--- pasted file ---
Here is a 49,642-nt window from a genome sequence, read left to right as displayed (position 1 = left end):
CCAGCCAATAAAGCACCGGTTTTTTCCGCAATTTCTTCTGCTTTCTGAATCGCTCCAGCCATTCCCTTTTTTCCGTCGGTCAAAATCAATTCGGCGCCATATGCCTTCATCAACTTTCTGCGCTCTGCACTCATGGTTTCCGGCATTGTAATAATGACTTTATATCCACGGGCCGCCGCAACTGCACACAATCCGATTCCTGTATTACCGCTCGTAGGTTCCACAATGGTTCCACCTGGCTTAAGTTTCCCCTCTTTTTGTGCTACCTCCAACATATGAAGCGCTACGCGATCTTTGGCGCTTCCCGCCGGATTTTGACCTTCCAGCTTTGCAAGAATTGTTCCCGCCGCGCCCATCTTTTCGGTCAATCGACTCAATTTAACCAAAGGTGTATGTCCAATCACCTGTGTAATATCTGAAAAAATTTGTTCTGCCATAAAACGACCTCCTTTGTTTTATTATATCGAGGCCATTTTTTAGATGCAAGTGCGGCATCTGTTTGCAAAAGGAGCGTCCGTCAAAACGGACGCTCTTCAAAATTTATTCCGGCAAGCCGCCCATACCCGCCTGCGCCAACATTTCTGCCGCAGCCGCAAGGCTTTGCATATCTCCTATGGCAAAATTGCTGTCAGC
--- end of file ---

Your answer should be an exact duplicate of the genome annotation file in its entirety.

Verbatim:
Here is a 49,642-nt window from a genome sequence, read left to right as displayed (position 1 = left end):
CCAGCCAATAAAGCACCGGTTTTTTCCGCAATTTCTTCTGCTTTCTGAATCGCTCCAGCCATTCCCTTTTTTCCGTCGGTCAAAATCAATTCGGCGCCATATGCCTTCATCAACTTTCTGCGCTCTGCACTCATGGTTTCCGGCATTGTAATAATGACTTTATATCCACGGGCCGCCGCAACTGCACACAATCCGATTCCTGTATTACCGCTCGTAGGTTCCACAATGGTTCCACCTGGCTTAAGTTTCCCCTCTTTTTGTGCTACCTCCAACATATGAAGCGCTACGCGATCTTTGGCGCTTCCCGCCGGATTTTGACCTTCCAGCTTTGCAAGAATTGTTCCCGCCGCGCCCATCTTTTCGGTCAATCGACTCAATTTAACCAAAGGTGTATGTCCAATCACCTGTGTAATATCTGAAAAAATTTGTTCTGCCATAAAACGACCTCCTTTGTTTTATTATATCGAGGCCATTTTTTAGATGCAAGTGCGGCATCTGTTTGCAAAAGGAGCGTCCGTCAAAACGGACGCTCTTCAAAATTTATTCCGGCAAGCCGCCCATACCCGCCTGCGCCAACATTTCTGCCGCAGCCGCAAGGCTTTGCATATCTCCTATGGCAAAATTGCTGTCAGC